Telehealth is an effective and convenient alternative to many in-person medical needs. It allows patients to save time by avoiding traffic, waiting rooms and long wait-times to get an appointment. In a study that surveyed 764 patients who had experienced telehealth visits, 91.6% were satisfied with their visits and 91% said they had a sufficient amount of time with the provider — a true win-win.¹


Along with time, telehealth also lowers the cost for many patients, especially in the long run. One reason telehealth is a lower cost than traditional health care is because it can prevent patients from needing more expensive, traditional settings of care, such as urgent care visits or having to be admitted to the emergency room. In fact, telehealth can save a patient $19 to $121 per visit. Likewise, an avoided ER visit saves patients more than $1,500.²  


An effective model of care that can help reduce avoidable trips to the ER includes the combination of telehealth and providing care coordination through remote health coaches. Health coaches don’t replace traditional physicians, however, the two work in tandem to be complimentary in the efforts of improving health outcomes for the patient. Many health centers have a workforce shortage and some physicians face burnout from day-to-day rigor of current health care requirements. 


Union Health Center in New York City is one of many health centers that support patient care coordination with health coaches to improve patient health outcomes through flexible scheduling, standardized tracking and evidence-based communication approaches. These health coaches are members of a larger team that focus primarily on higher-risk patients. They embrace and rely on health coaching as part of the big picture of effective care for patients and keeping them from unnecessary trips to the hospital. They play a different role than physicians, but both roles are crucial to achieving the best overall outcome for patients.³


Health coaches can fill the gaps of what health centers need. Oftentimes, traditional physicians are so busy treating patients or charting that they can’t always find the crucial time needed in order to coach patients on how to improve behaviors and lifestyle habits. In effect, physicians can feel the burnout when trying to fulfill their own duties along with responsibilities that could be supported by additional members of their staff, or remote health coaches, such as educating patients regularly or just better understanding the patient’s daily routines and habits.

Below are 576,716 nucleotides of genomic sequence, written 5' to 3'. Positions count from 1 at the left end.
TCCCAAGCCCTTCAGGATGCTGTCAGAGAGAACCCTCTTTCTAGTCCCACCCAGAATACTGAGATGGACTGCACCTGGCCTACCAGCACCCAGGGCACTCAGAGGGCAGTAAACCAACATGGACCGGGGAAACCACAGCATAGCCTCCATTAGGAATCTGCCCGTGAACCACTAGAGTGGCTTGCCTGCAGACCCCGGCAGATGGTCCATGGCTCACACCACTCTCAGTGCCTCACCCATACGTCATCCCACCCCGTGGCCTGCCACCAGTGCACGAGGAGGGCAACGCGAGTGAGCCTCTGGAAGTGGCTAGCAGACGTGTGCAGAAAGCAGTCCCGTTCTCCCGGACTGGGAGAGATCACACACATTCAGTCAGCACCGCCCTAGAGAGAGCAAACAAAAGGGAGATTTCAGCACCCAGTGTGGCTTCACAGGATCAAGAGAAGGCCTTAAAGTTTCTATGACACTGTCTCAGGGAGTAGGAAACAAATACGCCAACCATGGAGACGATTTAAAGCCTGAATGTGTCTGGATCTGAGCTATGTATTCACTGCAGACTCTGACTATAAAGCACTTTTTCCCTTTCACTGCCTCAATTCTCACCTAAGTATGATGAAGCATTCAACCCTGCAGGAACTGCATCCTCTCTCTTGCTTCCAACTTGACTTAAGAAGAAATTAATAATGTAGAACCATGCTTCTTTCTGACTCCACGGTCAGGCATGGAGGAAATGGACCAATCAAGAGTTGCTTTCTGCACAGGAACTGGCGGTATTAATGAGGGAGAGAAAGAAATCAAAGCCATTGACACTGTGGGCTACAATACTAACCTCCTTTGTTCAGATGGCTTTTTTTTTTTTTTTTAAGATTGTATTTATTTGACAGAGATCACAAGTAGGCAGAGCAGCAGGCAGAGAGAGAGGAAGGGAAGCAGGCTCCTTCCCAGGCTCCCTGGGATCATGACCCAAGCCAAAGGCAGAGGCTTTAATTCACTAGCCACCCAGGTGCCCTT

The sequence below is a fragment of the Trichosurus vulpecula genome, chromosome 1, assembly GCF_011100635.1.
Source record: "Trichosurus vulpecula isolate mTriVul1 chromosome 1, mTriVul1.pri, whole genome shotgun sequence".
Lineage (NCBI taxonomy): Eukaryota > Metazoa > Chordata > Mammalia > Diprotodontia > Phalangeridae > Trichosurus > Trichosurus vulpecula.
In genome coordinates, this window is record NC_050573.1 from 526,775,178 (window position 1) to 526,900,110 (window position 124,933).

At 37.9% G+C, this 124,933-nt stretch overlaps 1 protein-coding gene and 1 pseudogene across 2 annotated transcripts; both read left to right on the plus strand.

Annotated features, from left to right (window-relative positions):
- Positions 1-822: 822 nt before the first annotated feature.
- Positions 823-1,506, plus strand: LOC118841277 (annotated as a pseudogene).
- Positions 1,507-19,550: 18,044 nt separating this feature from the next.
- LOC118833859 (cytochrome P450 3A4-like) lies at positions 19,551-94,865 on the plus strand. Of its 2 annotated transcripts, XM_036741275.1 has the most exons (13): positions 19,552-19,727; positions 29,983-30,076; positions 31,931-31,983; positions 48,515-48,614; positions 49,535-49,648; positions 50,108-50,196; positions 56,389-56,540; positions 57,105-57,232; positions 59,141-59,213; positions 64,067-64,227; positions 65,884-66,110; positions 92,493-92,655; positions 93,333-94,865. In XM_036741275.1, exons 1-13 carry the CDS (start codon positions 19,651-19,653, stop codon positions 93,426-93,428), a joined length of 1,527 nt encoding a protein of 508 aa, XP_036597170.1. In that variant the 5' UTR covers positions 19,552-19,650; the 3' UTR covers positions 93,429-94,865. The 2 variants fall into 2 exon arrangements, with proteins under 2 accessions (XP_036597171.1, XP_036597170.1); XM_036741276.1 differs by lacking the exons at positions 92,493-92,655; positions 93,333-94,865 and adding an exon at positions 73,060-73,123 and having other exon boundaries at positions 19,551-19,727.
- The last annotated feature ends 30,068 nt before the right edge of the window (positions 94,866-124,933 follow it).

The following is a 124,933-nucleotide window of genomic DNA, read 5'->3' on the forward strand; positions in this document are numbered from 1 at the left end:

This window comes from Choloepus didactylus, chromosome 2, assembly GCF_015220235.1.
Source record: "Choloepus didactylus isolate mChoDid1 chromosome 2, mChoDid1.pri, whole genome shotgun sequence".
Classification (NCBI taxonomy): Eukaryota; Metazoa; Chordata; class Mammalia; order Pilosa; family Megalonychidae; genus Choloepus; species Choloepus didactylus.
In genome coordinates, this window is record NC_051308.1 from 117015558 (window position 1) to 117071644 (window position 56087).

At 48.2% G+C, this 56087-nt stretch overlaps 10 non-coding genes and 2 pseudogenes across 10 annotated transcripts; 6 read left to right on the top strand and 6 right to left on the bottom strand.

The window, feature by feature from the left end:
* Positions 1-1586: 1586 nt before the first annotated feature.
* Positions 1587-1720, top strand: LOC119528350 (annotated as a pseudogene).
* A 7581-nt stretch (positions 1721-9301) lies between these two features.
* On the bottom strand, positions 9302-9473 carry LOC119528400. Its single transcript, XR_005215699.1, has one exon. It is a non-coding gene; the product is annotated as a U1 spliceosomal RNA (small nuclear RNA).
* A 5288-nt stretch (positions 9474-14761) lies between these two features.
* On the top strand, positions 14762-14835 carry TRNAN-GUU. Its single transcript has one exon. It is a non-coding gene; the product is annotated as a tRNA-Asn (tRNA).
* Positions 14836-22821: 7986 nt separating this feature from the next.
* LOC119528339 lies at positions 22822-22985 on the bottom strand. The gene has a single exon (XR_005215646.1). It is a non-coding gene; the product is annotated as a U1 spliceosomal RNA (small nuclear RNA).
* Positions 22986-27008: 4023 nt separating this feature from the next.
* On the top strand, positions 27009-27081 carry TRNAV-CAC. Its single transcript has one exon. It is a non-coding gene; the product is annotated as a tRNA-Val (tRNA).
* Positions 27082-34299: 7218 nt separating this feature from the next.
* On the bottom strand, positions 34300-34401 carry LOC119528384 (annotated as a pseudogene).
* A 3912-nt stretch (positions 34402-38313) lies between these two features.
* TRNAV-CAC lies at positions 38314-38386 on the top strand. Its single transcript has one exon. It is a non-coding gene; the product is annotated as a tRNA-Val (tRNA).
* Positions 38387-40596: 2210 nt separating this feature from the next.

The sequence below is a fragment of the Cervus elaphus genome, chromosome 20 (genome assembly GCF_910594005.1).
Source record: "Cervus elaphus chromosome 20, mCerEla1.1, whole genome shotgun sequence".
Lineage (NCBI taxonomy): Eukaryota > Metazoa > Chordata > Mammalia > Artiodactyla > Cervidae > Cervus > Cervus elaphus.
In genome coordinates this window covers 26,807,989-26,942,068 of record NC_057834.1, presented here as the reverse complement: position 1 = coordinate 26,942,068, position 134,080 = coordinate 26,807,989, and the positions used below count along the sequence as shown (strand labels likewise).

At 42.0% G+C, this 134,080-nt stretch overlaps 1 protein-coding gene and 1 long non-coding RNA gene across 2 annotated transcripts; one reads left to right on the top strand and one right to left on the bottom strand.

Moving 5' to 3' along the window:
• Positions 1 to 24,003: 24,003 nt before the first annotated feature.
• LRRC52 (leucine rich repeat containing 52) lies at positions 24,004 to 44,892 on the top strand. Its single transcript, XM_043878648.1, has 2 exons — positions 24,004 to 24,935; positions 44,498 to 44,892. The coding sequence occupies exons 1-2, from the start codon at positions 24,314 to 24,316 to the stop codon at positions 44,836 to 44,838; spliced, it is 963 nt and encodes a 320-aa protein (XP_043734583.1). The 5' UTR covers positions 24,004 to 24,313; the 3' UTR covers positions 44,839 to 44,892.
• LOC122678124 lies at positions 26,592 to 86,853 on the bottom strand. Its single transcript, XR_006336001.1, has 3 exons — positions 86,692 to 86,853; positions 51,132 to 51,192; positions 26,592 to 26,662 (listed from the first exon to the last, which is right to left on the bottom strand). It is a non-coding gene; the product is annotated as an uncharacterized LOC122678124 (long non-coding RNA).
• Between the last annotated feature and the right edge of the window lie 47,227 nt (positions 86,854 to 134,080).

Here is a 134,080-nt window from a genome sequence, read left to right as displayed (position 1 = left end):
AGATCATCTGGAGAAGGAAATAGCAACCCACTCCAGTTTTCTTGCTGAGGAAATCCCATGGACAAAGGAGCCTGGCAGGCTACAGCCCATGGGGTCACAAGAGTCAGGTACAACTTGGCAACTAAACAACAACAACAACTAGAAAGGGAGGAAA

“Whereas doctors, conventional or integrative, are medical experts, health coaches are nonjudgmental partners exploring health priorities. Rather than focusing on causative factors for illness, health coaches begin with present circumstances and work forward toward optimal healing behavior and future-oriented growth.”⁴


Many times health centers are not aware of efficient and effective workflows that could be put in place to provide ongoing remote care coordination via telehealth. Patient visits to health centers can be brief and feel rushed, but health coaches are prepared to stay in communication with patients outside the four walls of the health center to get to know each patient. What works best for one patient might not work best for all of them and health coaches are trained to uncover the best practices for each unique patient. Certintell empowers health centers with a variety of care options such as remote patient monitoring (RPM) and supporting clinical workflows through remote health coaches to start or scale these services through telehealth. 





¹ Powell, Rhea E., et al. “Patient and Health System Experience With Implementation of an Enterprise-Wide Telehealth Scheduled Video Visit Program: Mixed-Methods Study.” JMIR Medical Informatics, vol. 6, no. 1, Feb. 2018. PubMed Central, doi:10.2196/medinform.8479.

² Cheney, Christopher. “Cost Savings for Telemedicine Estimated at $19 To $120 Per Patient Visit.” Health Leaders, Accessed 8 Apr. 2020.

³ Langley, Jessica. “Why Healthcare Needs Health Coaches.” Physicians Practice, 21 May 2019,

⁴ Kreisberg, Joel, and Reggie Marra. “Board-Certified Health Coaches?What Integrative Physicians Need to Know.” Integrative Medicine: A Clinician’s Journal, vol. 16, no. 6, Dec. 2017, pp. 22–24.